So when Max was selected by Sean Tremblay this was tremendous.  Just as important as being able to play and be scouted in the showcase was being selected by one of the top junior coaches in New England to play for his team.  Max earned his spot on the top line and skated with D1 recruit and current Merrimack standout, Connor Toomey.  Connor had played prep hockey at Proctor.  They had played against each other a number of times over the previous two seasons.  Connor was a standout in New Hampshire hockey and everyone knew who he was.  I was thrilled that Max would be skating with him on the same line.

The showcase took place in April.  I flew out to watch.  As I was arriving at the hotel, I had an idea.  As things were going, I would be a dad watching my kid play.  Ok, that would be fun.  But, I called my friend Bruce Miller, the owner of the San Diego Gulls of the Western States Hockey League and asked if he would like for me to scout for the Gulls as long as I was in Pittsburgh at the showcase.  He was more than happy.

So I went to the scouts table and signed in.  Instead of just watching my son's games, I got to watch all the games with the other scouts.  Free food, VIP pass, learning a ton about the scouting and recruiting game.  It was much more fun and interesting than just catching my kid's games.

I had a thick book with all the rosters of each team.  I studied the players, their ambitions, their academic records and their stats from the previous season.  Most players had somewhere between .5 points per game and maybe 2 points per game on average.  Max for example had around 33 points in 30 games…he missed 5 games due to his concussion.  Connor Toomey scored 56 points and Kevin Hayes, in his senior year at Boston University and drafted 24th overall by the Chicago Blackhawks notched 64.  The top scorer in all of New England Prep hockey was a kid named Garrett Sider who had 71 points, slightly over 3 points per game.  Garrett played at St. George in Middletown/Newport Rhode Island, a division 2 program that was not as competitive as some of the aforementioned schools.  He ended up at Tufts, a NESCAC D3 program where he hasn't particularly lit things up.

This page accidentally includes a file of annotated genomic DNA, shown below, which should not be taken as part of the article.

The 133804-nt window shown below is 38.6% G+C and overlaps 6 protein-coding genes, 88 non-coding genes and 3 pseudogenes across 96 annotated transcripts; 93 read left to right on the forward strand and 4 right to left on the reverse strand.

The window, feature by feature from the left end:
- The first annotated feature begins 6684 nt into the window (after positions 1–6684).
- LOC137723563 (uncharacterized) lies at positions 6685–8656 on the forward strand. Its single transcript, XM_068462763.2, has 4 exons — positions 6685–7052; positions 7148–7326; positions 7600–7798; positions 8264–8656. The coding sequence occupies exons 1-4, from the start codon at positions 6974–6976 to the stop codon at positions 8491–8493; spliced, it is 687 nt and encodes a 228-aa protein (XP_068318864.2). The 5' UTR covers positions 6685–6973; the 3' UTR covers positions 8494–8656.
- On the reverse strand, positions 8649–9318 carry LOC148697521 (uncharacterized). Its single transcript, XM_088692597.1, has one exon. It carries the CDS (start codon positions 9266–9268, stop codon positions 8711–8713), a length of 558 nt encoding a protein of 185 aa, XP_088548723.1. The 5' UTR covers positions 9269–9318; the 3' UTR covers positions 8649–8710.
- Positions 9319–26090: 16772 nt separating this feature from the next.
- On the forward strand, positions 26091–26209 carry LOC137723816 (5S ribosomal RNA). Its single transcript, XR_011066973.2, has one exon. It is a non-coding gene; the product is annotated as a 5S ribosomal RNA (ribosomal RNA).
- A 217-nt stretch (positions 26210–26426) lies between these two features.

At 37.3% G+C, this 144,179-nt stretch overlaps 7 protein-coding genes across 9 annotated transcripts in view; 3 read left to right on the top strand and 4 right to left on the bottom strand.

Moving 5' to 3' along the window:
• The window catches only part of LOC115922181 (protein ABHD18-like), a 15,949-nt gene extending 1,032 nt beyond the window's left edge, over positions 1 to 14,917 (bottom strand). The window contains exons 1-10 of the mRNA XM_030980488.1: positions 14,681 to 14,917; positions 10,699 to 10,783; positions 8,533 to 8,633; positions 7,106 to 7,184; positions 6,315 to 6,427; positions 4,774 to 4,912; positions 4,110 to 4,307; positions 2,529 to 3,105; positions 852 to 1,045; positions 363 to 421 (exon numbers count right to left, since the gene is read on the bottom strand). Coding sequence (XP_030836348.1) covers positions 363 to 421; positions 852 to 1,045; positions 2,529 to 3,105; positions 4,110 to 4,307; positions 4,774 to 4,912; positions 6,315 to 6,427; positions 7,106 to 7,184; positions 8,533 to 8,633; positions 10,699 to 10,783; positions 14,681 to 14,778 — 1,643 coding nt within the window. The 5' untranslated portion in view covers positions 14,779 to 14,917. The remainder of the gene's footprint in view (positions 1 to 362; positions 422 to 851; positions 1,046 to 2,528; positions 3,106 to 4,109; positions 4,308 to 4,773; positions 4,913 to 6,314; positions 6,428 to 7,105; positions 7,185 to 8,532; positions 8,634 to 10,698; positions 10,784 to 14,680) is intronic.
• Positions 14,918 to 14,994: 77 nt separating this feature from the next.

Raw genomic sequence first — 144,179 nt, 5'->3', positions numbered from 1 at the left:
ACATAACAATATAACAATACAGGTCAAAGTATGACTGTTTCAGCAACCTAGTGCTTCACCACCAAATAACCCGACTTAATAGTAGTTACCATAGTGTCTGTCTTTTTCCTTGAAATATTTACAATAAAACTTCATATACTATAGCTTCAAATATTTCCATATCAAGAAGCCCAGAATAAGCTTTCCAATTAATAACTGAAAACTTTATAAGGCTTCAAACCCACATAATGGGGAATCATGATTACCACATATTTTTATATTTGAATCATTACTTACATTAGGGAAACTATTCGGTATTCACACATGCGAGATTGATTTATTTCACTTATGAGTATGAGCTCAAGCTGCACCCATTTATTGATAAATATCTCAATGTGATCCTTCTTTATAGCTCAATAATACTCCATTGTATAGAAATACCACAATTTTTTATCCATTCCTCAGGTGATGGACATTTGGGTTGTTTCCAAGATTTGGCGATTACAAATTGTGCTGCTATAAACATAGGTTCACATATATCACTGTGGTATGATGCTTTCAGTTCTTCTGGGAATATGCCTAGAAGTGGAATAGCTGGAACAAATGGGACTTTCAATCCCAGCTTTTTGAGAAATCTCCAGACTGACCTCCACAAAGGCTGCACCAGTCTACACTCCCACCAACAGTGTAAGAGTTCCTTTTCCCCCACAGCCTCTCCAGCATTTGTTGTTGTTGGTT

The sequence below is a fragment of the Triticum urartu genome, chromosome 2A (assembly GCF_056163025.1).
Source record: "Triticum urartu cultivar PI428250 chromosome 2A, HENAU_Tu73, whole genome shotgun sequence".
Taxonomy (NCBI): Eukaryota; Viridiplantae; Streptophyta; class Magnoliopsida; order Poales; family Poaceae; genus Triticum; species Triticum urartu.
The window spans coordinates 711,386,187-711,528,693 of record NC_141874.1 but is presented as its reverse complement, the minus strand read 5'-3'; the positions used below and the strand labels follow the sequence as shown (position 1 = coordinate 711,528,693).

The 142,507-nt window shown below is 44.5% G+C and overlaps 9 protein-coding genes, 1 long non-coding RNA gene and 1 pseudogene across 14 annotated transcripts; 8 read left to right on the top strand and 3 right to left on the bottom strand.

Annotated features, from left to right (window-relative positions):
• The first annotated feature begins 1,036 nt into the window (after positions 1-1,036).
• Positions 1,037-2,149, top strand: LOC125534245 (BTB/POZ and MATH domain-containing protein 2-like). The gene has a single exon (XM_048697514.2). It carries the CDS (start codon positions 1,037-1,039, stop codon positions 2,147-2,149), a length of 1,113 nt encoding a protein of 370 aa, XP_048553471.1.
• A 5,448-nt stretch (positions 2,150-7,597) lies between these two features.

The reason I mention these stats is that there was a team, Team Illinois that had kids with nearly 200 hundred points in not that many more games.  I couldn't figure out how they could have been such prolific producers. In fact, I was skeptical and doubted these numbers.  At one point, I was chatting with their coach, a tall good looking guy who seemed to know what he was doing.  I asked him how legitimate these stats were because they were so much higher than any other team in the tournament.  He wasn't really sure.  He said the competition was sketchy and inconsistent and that the better teams tended to run up some pretty high scores against the weaker teams.

That made sense.  I could get that.  It wasn't particularly helpful or impressive. But at least it could account for the skewed numbers.  I'm not sure how it came up, but somehow this coach and I got around to talking about San Diego and he mentioned Chris Chelios.  Chris grew up playing hockey in his youth at our local rink in Mira Mesa.  This coach said he was good friends with Chris and had played with him.  Turns out he was Brian Noonan.  Brian had a long NHL career and played with Chris for the Blackhawks.  Brian is product of the Boston area.  I met his brother too.  I think he still coaches high school hockey in the area.